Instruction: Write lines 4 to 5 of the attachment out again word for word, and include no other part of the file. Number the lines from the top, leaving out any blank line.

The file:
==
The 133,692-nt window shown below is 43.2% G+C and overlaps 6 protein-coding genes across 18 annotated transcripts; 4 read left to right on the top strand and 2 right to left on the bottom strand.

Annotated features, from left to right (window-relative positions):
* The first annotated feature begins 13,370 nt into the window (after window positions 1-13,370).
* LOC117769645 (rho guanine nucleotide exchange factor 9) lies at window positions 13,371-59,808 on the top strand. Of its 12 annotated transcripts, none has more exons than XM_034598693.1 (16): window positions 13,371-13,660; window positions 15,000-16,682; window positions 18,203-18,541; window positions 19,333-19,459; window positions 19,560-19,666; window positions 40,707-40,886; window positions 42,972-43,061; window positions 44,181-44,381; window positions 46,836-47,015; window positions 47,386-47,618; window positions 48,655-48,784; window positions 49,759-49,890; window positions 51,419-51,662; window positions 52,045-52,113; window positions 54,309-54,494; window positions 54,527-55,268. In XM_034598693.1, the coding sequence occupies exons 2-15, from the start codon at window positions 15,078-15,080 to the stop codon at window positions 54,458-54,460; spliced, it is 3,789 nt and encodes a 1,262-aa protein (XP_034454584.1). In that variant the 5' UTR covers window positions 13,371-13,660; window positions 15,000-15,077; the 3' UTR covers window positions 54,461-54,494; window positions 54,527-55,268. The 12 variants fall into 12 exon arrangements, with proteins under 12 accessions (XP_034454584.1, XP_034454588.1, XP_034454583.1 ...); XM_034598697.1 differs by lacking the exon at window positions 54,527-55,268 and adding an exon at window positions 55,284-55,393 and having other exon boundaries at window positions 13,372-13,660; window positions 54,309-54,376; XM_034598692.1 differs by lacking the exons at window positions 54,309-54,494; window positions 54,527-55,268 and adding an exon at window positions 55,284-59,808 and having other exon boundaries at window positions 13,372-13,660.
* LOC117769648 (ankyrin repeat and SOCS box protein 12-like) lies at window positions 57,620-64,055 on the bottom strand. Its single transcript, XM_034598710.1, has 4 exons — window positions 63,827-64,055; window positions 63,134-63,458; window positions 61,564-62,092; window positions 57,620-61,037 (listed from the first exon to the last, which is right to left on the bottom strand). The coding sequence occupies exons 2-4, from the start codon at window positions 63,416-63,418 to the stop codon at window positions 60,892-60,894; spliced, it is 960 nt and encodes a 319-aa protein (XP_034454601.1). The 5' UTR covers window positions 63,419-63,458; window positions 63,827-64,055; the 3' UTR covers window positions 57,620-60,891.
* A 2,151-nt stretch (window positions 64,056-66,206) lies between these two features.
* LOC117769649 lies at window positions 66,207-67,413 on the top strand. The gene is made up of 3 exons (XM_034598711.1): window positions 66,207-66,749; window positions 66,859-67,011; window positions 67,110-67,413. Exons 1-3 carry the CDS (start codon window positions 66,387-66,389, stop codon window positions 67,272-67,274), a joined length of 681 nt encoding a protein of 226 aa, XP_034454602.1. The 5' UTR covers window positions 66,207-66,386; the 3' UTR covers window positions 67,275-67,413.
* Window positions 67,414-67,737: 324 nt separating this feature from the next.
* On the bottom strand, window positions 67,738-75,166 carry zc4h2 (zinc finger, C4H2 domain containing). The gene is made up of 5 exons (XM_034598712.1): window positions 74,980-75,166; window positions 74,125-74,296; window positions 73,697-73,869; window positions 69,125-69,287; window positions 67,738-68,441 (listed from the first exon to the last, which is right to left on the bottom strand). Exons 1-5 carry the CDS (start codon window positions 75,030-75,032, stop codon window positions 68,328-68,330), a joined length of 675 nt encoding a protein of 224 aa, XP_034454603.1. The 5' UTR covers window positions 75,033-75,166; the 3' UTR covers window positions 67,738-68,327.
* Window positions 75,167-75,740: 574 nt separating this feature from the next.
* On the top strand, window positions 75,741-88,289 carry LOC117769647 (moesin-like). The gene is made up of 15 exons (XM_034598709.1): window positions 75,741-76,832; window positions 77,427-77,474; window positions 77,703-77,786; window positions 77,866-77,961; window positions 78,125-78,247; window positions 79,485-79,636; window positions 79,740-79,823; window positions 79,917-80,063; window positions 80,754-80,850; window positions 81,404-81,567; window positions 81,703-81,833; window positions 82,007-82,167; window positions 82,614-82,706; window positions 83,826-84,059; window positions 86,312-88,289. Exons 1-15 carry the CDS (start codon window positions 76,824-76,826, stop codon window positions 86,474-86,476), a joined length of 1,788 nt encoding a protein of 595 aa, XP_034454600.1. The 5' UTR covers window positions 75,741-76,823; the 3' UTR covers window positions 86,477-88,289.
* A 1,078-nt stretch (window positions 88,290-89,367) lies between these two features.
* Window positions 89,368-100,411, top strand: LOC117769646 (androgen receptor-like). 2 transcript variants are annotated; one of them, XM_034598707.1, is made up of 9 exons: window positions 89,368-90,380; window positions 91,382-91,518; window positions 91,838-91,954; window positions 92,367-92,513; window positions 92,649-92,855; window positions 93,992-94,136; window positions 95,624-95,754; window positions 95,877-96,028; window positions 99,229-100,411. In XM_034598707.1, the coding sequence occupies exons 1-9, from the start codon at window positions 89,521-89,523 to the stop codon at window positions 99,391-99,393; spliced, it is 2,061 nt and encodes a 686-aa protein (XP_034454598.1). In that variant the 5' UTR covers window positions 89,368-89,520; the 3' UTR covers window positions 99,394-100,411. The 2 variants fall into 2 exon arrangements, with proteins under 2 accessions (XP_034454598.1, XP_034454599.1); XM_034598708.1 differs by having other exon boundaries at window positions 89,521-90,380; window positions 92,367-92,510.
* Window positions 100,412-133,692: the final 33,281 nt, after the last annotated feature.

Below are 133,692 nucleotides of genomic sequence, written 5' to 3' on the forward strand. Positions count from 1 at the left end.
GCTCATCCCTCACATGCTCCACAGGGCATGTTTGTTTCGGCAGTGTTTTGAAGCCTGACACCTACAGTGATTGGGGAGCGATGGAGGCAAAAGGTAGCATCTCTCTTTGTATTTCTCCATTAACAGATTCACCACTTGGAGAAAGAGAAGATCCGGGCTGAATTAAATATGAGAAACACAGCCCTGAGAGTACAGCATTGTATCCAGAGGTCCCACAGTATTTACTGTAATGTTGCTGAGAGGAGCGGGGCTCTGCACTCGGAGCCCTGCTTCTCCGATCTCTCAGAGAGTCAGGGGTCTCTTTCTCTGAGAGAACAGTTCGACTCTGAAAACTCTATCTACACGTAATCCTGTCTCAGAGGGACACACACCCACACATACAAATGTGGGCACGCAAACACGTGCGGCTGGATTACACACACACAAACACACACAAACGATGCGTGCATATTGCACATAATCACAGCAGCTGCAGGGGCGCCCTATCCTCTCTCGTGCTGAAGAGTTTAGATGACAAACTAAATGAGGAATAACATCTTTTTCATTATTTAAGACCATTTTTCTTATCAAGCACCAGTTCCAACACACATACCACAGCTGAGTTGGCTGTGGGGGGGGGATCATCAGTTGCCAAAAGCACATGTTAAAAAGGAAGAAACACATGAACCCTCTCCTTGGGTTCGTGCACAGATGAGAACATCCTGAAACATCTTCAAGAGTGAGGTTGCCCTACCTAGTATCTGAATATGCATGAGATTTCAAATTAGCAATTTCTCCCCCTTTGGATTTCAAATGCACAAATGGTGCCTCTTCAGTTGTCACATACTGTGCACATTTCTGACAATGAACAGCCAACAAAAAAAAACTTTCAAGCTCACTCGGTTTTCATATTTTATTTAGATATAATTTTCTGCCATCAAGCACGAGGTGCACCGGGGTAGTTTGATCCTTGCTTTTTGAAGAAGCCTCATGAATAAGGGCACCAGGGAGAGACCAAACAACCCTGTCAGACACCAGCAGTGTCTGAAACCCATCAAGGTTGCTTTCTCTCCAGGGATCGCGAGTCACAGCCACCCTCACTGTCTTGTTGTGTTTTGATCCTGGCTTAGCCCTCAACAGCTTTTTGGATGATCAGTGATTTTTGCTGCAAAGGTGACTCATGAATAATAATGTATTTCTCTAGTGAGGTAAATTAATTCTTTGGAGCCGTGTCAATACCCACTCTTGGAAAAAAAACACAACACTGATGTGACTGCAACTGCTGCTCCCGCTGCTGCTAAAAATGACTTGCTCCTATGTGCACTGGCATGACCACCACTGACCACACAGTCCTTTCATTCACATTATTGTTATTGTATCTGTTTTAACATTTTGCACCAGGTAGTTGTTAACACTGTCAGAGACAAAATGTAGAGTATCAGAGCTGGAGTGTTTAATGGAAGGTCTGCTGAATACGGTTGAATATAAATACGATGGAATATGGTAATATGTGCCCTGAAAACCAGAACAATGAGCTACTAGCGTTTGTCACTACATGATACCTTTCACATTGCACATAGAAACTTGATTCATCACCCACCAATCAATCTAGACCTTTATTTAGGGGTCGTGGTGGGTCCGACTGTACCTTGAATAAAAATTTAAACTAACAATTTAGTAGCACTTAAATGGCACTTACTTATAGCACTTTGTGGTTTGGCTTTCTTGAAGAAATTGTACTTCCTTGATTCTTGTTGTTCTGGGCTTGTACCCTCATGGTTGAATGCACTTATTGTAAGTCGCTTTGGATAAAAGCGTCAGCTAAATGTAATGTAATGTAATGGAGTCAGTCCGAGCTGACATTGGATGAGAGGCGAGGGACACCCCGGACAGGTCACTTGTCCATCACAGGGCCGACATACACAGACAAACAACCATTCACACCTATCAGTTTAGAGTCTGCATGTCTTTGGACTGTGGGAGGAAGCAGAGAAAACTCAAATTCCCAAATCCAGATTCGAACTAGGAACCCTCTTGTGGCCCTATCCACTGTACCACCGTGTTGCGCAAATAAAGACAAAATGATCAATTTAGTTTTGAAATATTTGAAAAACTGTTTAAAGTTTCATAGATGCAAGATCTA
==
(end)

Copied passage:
* LOC117769645 (rho guanine nucleotide exchange factor 9) lies at window positions 13,371-59,808 on the top strand. Of its 12 annotated transcripts, none has more exons than XM_034598693.1 (16): window positions 13,371-13,660; window positions 15,000-16,682; window positions 18,203-18,541; window positions 19,333-19,459; window positions 19,560-19,666; window positions 40,707-40,886; window positions 42,972-43,061; window positions 44,181-44,381; window positions 46,836-47,015; window positions 47,386-47,618; window positions 48,655-48,784; window positions 49,759-49,890; window positions 51,419-51,662; window positions 52,045-52,113; window positions 54,309-54,494; window positions 54,527-55,268. In XM_034598693.1, the coding sequence occupies exons 2-15, from the start codon at window positions 15,078-15,080 to the stop codon at window positions 54,458-54,460; spliced, it is 3,789 nt and encodes a 1,262-aa protein (XP_034454584.1). In that variant the 5' UTR covers window positions 13,371-13,660; window positions 15,000-15,077; the 3' UTR covers window positions 54,461-54,494; window positions 54,527-55,268. The 12 variants fall into 12 exon arrangements, with proteins under 12 accessions (XP_034454584.1, XP_034454588.1, XP_034454583.1 ...); XM_034598697.1 differs by lacking the exon at window positions 54,527-55,268 and adding an exon at window positions 55,284-55,393 and having other exon boundaries at window positions 13,372-13,660; window positions 54,309-54,376; XM_034598692.1 differs by lacking the exons at window positions 54,309-54,494; window positions 54,527-55,268 and adding an exon at window positions 55,284-59,808 and having other exon boundaries at window positions 13,372-13,660.
* LOC117769648 (ankyrin repeat and SOCS box protein 12-like) lies at window positions 57,620-64,055 on the bottom strand. Its single transcript, XM_034598710.1, has 4 exons — window positions 63,827-64,055; window positions 63,134-63,458; window positions 61,564-62,092; window positions 57,620-61,037 (listed from the first exon to the last, which is right to left on the bottom strand). The coding sequence occupies exons 2-4, from the start codon at window positions 63,416-63,418 to the stop codon at window positions 60,892-60,894; spliced, it is 960 nt and encodes a 319-aa protein (XP_034454601.1). The 5' UTR covers window positions 63,419-63,458; window positions 63,827-64,055; the 3' UTR covers window positions 57,620-60,891.